Perfect example of citizens taking matters in to their own hands via the ballot initiative process.
Corruption will be easier to spot — and stop — in Florida’s capital city thanks to a one-of-a-kind referendum that the city’s voters approved last fall. The ballot initiative, intended to put the kibosh on any hint of local government corruption, puts Tallahassee at the forefront of ethics reform nationwide.
The first of its kind in any city in the U.S., the Tallahassee Ethics and Anti-Corruption Amendment allows the city to create an ethics code and establish an ethics board and office. The board will have broad power to monitor and squelch any unethical activity in the city’s government. The act also limits campaign contributions to $250 from any one individual to any one city commissioner’s election campaign.
The charter amendment came about when a group of community leaders in Florida decided they were fed up with widespread government corruption. They put aside their political differences to do something about the problem. A coalition of five area organizations crossing party lines worked together to draft the charter amendment.
The group quickly raised 20,000 signatures — double the requirement — to get the initiative put on the ballot. The Anti-Corruption Act was well received by voters, approved last November by a 2 to 1 margin.
Catherine Baer, chairwoman of the Tea Party Network and Co-Chair of the Citizens For Ethics Reform, attributed the group’s success in part to the fact that so many different organizations worked together to get the measure passed.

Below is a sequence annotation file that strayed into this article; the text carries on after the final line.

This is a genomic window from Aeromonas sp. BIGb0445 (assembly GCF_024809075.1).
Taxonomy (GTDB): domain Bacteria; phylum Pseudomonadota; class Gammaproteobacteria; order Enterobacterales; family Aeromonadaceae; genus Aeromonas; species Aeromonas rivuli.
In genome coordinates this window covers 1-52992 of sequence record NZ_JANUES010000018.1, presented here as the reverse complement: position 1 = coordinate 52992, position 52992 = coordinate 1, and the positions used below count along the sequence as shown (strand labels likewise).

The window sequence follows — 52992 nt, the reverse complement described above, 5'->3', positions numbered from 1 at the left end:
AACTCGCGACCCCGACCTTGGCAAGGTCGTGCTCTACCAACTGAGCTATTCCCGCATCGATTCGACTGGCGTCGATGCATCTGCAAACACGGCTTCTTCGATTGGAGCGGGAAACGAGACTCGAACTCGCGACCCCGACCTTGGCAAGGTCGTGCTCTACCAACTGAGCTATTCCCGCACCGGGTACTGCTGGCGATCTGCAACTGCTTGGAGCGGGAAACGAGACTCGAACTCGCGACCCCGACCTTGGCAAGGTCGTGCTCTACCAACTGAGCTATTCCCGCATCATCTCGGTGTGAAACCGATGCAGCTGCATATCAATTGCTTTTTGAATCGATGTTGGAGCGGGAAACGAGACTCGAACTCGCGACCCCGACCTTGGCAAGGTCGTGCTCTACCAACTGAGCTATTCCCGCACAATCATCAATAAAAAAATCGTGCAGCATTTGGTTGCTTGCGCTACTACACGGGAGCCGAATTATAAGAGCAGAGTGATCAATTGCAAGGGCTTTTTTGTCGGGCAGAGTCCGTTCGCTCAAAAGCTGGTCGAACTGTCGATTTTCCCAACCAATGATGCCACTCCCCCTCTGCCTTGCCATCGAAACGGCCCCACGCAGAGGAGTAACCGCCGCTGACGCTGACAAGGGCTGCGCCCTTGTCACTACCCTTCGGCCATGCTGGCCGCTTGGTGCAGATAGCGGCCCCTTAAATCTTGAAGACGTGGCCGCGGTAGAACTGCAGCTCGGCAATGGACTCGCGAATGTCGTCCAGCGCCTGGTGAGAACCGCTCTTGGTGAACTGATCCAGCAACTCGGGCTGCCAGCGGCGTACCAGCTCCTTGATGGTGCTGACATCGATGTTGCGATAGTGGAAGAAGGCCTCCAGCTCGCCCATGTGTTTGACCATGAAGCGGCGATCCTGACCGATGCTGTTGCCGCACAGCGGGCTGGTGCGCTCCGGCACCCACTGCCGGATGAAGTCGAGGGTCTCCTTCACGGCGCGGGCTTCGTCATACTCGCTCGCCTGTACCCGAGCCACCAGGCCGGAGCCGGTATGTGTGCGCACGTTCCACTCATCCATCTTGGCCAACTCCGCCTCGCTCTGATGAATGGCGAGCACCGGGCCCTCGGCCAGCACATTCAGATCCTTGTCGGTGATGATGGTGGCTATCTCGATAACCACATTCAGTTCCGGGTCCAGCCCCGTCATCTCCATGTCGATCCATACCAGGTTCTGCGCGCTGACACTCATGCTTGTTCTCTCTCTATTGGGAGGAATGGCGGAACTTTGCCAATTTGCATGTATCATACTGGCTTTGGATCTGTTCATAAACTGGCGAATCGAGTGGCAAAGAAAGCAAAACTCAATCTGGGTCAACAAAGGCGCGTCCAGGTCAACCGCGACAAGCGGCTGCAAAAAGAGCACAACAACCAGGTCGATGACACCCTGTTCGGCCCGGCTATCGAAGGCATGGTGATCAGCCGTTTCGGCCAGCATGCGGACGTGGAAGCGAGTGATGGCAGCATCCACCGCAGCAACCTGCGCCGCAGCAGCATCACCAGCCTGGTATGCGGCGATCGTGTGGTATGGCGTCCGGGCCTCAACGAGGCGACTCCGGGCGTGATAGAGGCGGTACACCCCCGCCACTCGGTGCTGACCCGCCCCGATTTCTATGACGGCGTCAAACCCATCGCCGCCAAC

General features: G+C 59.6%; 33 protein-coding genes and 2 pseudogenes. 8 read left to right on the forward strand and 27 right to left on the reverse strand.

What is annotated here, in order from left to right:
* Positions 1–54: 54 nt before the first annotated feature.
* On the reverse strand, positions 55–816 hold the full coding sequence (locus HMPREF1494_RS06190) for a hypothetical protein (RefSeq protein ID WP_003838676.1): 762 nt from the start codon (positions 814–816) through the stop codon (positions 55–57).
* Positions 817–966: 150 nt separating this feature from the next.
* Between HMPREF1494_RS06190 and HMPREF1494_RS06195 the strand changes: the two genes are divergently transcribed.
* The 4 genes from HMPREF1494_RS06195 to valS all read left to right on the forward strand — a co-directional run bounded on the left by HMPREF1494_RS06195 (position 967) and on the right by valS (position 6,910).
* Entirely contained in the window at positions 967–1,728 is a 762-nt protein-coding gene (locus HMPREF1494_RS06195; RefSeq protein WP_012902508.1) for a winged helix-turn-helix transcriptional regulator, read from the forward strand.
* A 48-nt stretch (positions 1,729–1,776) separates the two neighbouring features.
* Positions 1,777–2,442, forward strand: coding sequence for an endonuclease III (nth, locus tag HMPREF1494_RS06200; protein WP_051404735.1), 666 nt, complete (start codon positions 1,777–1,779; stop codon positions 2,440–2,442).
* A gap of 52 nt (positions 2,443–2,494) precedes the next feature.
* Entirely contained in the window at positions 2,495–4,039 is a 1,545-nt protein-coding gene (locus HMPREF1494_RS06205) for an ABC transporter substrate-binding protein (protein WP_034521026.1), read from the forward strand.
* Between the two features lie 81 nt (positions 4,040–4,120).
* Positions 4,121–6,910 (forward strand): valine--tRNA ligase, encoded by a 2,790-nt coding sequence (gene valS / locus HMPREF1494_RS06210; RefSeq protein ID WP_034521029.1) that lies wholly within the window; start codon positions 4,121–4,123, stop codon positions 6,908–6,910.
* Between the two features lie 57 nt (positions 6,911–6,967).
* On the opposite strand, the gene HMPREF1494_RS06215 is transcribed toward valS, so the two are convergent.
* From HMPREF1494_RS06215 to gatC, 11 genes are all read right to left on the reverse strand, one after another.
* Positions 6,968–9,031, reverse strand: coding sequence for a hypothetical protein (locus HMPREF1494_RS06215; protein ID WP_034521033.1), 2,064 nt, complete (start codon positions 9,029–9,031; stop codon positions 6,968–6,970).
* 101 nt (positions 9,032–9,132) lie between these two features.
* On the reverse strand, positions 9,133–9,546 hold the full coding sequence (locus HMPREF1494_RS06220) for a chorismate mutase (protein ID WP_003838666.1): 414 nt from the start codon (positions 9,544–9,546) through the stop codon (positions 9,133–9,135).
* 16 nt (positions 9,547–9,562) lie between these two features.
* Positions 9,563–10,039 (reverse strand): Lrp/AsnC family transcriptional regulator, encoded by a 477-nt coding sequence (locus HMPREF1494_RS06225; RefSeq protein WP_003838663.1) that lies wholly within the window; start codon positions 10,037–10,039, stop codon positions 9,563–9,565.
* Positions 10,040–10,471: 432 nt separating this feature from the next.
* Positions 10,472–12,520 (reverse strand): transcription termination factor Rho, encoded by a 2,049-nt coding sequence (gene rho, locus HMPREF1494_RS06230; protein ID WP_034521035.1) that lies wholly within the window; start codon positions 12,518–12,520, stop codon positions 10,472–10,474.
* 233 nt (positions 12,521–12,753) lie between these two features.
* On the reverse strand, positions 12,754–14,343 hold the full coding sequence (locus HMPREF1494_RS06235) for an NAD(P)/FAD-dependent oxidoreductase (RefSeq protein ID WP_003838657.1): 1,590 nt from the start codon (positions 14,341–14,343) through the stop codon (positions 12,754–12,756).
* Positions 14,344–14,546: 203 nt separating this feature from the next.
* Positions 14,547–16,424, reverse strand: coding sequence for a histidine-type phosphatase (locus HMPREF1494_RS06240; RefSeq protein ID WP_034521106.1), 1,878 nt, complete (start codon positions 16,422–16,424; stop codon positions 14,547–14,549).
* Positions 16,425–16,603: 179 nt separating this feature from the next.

“Opponents had a hard time painting it far right or far left,” she said in a press release published on the CFER’s website. The amendment’s proponents included Common Cause of Florida, the local Tea Party Network, League of Women Voters of Tallahassee, Florida Alliance for Retired Americans and Represent.Us.
Ethics reform has become an issue for constituents on both ends of the political spectrum. No matter a person’s political leanings, many people believe that government corruption in the U.S. is hindering ordinary citizens’ ability to affect change at both local and national levels of government.
With Tallahassee taking the first step to stomping out government corruption, it’s safe to say that the eyes of the nation will be watching to see how well the initiative works. If the Act’s success continues as well as it started, ethics reform policies may begin sprouting up across the nation.